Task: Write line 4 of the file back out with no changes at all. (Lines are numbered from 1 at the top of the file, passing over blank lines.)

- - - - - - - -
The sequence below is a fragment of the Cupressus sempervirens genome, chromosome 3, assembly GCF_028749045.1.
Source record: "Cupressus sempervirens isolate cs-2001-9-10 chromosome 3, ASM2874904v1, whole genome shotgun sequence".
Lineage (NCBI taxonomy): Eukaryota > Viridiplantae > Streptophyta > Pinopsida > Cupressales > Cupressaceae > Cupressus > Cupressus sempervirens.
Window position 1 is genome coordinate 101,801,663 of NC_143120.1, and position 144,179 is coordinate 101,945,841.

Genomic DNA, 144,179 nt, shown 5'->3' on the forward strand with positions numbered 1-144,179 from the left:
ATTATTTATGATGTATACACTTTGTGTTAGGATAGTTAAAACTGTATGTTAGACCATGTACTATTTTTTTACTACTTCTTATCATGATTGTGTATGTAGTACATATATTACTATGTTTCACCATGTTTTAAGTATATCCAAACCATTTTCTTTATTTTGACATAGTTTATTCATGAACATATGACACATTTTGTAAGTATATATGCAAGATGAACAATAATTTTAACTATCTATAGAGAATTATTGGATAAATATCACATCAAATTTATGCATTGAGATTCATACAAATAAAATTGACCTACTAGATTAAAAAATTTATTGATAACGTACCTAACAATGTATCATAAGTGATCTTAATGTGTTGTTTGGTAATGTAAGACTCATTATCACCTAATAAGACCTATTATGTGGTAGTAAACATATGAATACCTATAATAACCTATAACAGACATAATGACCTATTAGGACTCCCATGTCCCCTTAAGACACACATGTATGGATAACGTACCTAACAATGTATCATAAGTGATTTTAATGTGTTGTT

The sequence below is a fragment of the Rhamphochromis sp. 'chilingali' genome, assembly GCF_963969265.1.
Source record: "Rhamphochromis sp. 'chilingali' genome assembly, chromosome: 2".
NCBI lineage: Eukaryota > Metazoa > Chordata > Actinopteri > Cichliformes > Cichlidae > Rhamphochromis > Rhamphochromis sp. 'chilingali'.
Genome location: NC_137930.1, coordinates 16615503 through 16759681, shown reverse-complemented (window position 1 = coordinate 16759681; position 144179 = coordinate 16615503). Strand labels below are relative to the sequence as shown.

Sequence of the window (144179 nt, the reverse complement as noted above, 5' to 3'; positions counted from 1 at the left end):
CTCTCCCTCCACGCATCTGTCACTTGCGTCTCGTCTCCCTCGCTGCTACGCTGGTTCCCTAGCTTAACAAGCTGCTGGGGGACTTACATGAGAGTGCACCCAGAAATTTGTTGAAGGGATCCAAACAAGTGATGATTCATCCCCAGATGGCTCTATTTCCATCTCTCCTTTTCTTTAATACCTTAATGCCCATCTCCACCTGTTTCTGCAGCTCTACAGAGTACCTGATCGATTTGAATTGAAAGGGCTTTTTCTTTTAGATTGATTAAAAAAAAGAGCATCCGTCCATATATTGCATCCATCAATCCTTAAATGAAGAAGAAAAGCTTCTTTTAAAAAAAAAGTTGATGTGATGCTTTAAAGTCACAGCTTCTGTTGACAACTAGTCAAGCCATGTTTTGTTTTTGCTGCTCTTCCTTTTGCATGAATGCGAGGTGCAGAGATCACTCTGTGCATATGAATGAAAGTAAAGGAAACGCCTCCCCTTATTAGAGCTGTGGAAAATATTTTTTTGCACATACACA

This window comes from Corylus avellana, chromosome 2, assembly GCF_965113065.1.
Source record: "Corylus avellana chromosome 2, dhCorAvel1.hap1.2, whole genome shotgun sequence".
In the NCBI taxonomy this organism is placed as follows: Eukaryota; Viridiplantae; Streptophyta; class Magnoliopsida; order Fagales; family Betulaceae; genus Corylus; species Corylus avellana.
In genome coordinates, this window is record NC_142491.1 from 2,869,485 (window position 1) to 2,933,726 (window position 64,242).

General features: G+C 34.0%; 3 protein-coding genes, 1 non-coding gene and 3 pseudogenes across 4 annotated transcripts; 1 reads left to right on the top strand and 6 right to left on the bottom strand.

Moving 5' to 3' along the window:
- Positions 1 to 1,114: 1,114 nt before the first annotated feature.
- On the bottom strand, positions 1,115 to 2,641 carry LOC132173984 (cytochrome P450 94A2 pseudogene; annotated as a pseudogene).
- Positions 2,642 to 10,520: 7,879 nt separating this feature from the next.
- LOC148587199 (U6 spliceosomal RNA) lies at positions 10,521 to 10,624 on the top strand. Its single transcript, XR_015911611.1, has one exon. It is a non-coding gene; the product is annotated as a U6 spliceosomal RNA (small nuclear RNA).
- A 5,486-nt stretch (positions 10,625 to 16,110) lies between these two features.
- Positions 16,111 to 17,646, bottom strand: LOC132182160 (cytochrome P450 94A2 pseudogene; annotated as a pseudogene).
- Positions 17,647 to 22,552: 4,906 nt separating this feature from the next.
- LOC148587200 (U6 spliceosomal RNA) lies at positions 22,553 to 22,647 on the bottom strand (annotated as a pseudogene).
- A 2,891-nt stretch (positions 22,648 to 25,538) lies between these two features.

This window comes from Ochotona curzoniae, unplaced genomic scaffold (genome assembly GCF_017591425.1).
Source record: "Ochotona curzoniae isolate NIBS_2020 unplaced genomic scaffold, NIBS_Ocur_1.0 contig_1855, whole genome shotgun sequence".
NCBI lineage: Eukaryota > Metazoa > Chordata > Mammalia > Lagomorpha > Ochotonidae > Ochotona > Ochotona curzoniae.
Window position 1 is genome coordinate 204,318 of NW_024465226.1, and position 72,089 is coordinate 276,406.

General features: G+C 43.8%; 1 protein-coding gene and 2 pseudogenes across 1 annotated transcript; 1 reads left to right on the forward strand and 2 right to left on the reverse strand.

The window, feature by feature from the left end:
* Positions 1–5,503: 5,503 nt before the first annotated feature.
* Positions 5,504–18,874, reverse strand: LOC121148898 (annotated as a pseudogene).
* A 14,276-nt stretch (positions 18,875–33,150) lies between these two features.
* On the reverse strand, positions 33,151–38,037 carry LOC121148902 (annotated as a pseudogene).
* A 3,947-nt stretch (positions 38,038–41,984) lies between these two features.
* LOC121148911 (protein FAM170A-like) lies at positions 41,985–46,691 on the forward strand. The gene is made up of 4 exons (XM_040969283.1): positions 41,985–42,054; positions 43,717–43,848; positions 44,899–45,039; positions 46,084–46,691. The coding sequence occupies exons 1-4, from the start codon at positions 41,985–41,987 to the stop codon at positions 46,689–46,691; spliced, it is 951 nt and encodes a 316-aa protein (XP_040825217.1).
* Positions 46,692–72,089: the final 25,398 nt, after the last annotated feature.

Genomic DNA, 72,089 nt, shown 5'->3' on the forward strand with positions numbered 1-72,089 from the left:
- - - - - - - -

Window position 1 is genome coordinate 101,801,663 of NC_143120.1, and position 144,179 is coordinate 101,945,841.